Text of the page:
I've read a fair number of climbing books but Terray's is simply the most satisfying. Always humble, always insightful, Terray humanises climbing and the motivations behind it in a way that no one else has. His accounts of each climb are gritty and unglossed. By the time you finish this autobiography you feel as though you have gotten to know a man well worth knowing.
on 21 November 2001
This is a superb translation of a fantastic climbing autobiography. As well as climbing the hardest routes of the day, Terray also quotes Nietzsche and philosophises on the unconscious motivations that drive climbers. It is by turns humorous and gripping. I strongly recommend anyone at all interested in climbing to read it.
on 2 August 2013
Conquistadors of the Useless is a fantastic window into what it was like mountaineering on the brink of what I would consider 'the modern era'. Terray lived in a time where they were actually transitioning from old methods to new, and in his book he gives huge insight to what it was like going into desperately hostile places, where none had been before, without the necessary tools. He and his fellow men climbed in a day where hindsight didn't mean going to an outdoors shop and buying a portaledge, but actually designing and inventing new tools that would make the job easier the next time around. I am certain that a large part of the adventure they experienced has been lost with the advent of modern equipment.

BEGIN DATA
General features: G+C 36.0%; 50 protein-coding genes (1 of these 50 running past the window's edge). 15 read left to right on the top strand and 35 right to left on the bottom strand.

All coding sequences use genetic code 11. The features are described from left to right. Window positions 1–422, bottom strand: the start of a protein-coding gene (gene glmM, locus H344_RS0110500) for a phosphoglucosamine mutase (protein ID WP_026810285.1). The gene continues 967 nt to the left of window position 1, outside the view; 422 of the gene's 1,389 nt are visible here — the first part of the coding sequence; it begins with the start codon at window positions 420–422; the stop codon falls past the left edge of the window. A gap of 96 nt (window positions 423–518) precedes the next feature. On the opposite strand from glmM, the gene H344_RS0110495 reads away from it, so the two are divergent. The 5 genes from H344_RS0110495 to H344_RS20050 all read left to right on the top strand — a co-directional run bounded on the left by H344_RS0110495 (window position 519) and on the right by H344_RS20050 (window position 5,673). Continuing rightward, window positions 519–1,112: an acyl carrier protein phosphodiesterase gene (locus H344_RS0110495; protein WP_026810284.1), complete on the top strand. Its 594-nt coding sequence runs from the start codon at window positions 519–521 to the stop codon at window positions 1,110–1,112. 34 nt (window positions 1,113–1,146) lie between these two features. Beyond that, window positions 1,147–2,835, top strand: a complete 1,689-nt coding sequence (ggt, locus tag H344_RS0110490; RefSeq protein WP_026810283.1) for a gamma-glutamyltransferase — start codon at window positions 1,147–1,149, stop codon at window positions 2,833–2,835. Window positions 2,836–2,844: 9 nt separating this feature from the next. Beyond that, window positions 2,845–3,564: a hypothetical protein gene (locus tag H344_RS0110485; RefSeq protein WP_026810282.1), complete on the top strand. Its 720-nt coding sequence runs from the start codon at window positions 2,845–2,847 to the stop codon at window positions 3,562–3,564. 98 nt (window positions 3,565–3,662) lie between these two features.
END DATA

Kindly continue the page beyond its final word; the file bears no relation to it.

I'd wanted to read a mountaineering book by a French author for a while, and being a french speaker was a little hesitant to read a translation, but Geoffrey Sutton has managed to capture the fire Terray obviously felt when he was amongst the mountains. His philosophies and ideals are hugely intriguing, and the descriptions of his experiences in the mountains could only inspire excitement at my own future endeavours. I was truly gripped by his account of the Annapurna expedition, realising that in those days success had little to do with equipment and everything to do with the willpower and loyalty of the participating men. Of course the latter are still important facets of mountaineering today, but we live in an age where honour has to a greater or lesser degree been lost. Terray manages to portray honour and loyalty as deeply powerful and important emotions, as if not more important than love, and it is surely his commitment to these feelings that brought him such successes as he describes.